Record pace for green cards won't last without congressional action

Suzanne Monyak, CQ-Roll Call on

Published in Political News

“This is a case where, even if behind closed doors 80 percent of Congress will tell you they agree with a common set of immigration improvements, the current state of politics makes it impossible for them to actually get anything through,” Wang said.

Tillis said in a brief interview last week that the lame-duck period after the midterm elections would be the most likely time for Congress to take up any legislation on green card relief.

He also said he sees increasing interest for such proposals in the Republican caucus.

“When you see the labor participation rates and you hear from various industries, and it’s agriculture, hospitality, leisure, construction trades. I mean, we’ve got chronic shortages and they have been sustained,” Tillis said. “So I don’t see how any reasonable person can get to a solution to the problem without this being a key part of it.”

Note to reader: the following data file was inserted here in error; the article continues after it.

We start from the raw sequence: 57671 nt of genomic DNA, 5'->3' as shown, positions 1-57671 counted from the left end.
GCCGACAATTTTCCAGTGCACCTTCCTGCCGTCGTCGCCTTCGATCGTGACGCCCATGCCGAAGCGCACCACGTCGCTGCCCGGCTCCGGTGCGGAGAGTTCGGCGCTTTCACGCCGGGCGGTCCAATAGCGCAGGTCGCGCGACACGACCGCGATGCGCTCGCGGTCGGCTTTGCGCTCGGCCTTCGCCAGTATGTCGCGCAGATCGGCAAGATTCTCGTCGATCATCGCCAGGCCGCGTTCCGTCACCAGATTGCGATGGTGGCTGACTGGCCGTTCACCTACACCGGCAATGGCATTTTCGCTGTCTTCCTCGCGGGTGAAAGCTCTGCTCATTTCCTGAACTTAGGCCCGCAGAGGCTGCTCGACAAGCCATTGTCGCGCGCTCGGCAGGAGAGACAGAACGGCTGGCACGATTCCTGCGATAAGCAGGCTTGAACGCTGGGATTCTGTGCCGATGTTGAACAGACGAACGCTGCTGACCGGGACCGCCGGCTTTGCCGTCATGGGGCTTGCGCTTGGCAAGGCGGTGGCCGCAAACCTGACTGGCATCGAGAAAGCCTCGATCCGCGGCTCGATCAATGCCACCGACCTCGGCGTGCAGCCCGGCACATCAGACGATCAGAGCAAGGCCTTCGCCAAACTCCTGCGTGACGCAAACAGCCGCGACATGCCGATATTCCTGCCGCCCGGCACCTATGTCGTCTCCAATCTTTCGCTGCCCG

But he and other Republicans have also signaled they would be unwilling to pass any immigration bill without measures to tighten border security.

At a Senate panel hearing earlier this month on how immigrants could fill health care workforce shortages, Sen. John Cornyn, R-Texas, said there will be no solution to employment-related immigration challenges “until we find a solution to what’s happening at the border now.”

Tillis added at the hearing: “Not a single one of us — or at least me, I won’t speak for my colleagues — will unless we fix the underlying problem with border security.”

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